Matt Reeves was given the nod to bring Caesar and his army of apes back to the big screen in Dawn of the Planet of the Apes, and man did he leave one hell of a fingerprint on the franchise once all was said and done. For my money this is one of the best films in the franchise since we saw the beach-covered remains of the Statue of Liberty in 1968. The sequel to Rise of the Planet of the Apes picks up a decade after the devastating Simian Flu wiped out most of the human race. The human survivors and the growing nation of genetically evolved apes led by Caesar try to find peace, but are ultimately brought to the brink of a war.
Reeves opens the film up with an in-tight shot of the unmistakable eyes of Caesar, a now much more mature ape who has taken on the role of a leader. And what a leader he turned out to be. Reeves makes it clear as to who the center of the film is right away as he starts his story out with a strong, bold and touching look at the apes. It becomes immediately clear how far the apes have come since the outbreak, and the bond between Caesar and his pack is undeniably strong. They’re a family now, which is a huge element to the film that Reeves nailed perfectly. The apes have established a stable way of living with a place they can now call home, deep within the woods living peacefully. That is, until the humans show up.
The big conflict in the film, essentially, is how can humans and apes possibly live together in this new world? Is it even possible? The answer is, unfortunately, no. This was huge for the movie because it’s exactly the kind of story that we needed for a sequel. They could have easily thrown the apes and humans into the ring and let them battle it out for 2 hours and left it at that. Thankfully, Reeves was much more interested in giving us a reason to actually care about the outcome for not only the apes, but the humans as well. It turns out we’re all assholes in the end, and it only takes a single person, or ape for that matter, to ruin any hope of peace between the two.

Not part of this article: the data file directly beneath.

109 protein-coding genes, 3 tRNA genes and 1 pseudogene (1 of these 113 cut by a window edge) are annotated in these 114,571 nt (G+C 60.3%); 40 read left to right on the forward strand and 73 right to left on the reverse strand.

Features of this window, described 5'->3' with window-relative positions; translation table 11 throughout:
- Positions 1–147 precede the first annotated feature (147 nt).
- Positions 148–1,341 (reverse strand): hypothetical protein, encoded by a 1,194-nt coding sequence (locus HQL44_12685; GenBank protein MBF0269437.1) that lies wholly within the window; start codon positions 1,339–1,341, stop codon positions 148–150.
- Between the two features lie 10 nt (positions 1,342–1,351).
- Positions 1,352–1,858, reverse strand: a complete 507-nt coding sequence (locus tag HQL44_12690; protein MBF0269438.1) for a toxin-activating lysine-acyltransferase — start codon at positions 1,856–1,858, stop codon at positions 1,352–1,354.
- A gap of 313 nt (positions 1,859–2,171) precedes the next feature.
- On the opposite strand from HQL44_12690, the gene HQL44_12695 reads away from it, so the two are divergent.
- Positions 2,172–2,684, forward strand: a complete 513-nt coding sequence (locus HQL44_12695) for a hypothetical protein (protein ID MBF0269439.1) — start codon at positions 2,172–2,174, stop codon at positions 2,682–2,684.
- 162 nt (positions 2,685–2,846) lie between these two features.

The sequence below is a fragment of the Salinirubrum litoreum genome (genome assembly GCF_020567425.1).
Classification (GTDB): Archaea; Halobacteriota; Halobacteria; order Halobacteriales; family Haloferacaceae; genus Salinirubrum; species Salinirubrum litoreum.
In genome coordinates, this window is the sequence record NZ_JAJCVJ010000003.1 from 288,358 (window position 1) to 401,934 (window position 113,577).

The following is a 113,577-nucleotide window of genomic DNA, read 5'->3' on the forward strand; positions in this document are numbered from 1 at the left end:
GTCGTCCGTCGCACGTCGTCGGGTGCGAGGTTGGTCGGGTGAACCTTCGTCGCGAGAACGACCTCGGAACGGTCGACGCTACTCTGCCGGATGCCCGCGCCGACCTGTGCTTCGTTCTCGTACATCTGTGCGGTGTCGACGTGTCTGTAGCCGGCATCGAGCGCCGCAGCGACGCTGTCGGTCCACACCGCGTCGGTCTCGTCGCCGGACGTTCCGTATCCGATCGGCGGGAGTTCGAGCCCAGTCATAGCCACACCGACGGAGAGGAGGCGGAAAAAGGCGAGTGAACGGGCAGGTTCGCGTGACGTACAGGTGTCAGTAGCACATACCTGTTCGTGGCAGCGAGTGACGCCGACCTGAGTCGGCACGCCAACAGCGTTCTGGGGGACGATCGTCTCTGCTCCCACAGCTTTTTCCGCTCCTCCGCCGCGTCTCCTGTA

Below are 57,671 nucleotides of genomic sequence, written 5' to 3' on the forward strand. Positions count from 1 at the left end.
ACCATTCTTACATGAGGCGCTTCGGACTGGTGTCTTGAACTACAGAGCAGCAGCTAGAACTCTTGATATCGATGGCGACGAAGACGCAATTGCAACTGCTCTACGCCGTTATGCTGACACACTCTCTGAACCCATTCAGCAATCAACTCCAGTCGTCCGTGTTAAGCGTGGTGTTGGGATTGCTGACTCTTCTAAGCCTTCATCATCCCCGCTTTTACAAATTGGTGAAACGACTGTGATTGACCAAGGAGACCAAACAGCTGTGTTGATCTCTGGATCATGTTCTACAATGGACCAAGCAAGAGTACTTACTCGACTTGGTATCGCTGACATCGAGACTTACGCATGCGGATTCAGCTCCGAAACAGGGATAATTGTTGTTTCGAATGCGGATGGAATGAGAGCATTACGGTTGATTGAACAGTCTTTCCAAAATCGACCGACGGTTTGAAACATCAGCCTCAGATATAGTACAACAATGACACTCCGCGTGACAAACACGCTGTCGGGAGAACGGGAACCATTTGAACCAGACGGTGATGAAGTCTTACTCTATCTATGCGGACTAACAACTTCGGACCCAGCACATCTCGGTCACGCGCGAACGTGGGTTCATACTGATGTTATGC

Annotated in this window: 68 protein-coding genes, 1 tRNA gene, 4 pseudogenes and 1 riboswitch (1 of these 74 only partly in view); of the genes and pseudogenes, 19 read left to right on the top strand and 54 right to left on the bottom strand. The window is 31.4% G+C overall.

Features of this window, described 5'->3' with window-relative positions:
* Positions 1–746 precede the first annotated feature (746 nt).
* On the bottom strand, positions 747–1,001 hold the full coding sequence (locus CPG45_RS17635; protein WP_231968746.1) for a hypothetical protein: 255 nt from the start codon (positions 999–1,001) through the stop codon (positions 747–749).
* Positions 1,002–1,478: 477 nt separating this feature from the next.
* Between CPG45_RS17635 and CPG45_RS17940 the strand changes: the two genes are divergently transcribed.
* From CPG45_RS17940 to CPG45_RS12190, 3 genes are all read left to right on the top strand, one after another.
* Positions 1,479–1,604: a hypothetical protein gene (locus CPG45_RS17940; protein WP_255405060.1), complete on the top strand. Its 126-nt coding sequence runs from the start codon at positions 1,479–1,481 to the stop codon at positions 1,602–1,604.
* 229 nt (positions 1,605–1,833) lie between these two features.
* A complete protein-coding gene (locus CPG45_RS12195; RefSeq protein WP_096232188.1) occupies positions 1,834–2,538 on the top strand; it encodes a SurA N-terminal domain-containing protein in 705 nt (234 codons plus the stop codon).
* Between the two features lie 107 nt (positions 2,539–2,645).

Although Dawn is being hailed as a blockbuster, it’s actually so much more than that. In fact, calling it one doesn’t do it any justice. The pacing is spot on as it favors the story of the apes—as it should—but also pays close attention to what the humans are going through and how they have become so desperate over the years. There’s a fantastic point made in the film about how the apes are now so much stronger than the human race simply because they can thrive off the land without much effort. And I love that because it’s so very true. Although it’s just a simple line of dialog that comes and goes within a second, it carries so much weight by making the human race—once so powerful and strong—look so fragile. Because of that, you’re taken through the wringer on an emotional level that carries throughout the entire film. It simply comes down to great story telling, and there’s certainly a great story being told in Dawn of the Planet of the Apes.
And wrapped up inside of this great story is a brilliant display of special effects that paint a breathtaking picture of the film. Seriously, this is some of the best uses of CGI blended with a real environment that I’ve ever seen. The apes come to life on the screen in a way that almost never seemed possible, and once they start baring their fangs and shouting orders it sent chills down my spine. Their booming, powerful voices was a thing of beauty, so much so that every time Caesar spoke a word it completely silenced the theater. It was f*cking awesome, it’s as simple as that. And then there was the action, so flawless and captivating. It’s amazing that this film was able to dish out a brilliant dose of thrills while still managing to pull at all the heart strings. Reeves absolutely nailed it with this one and for that, I couldn’t be happier. Hail, Caesar!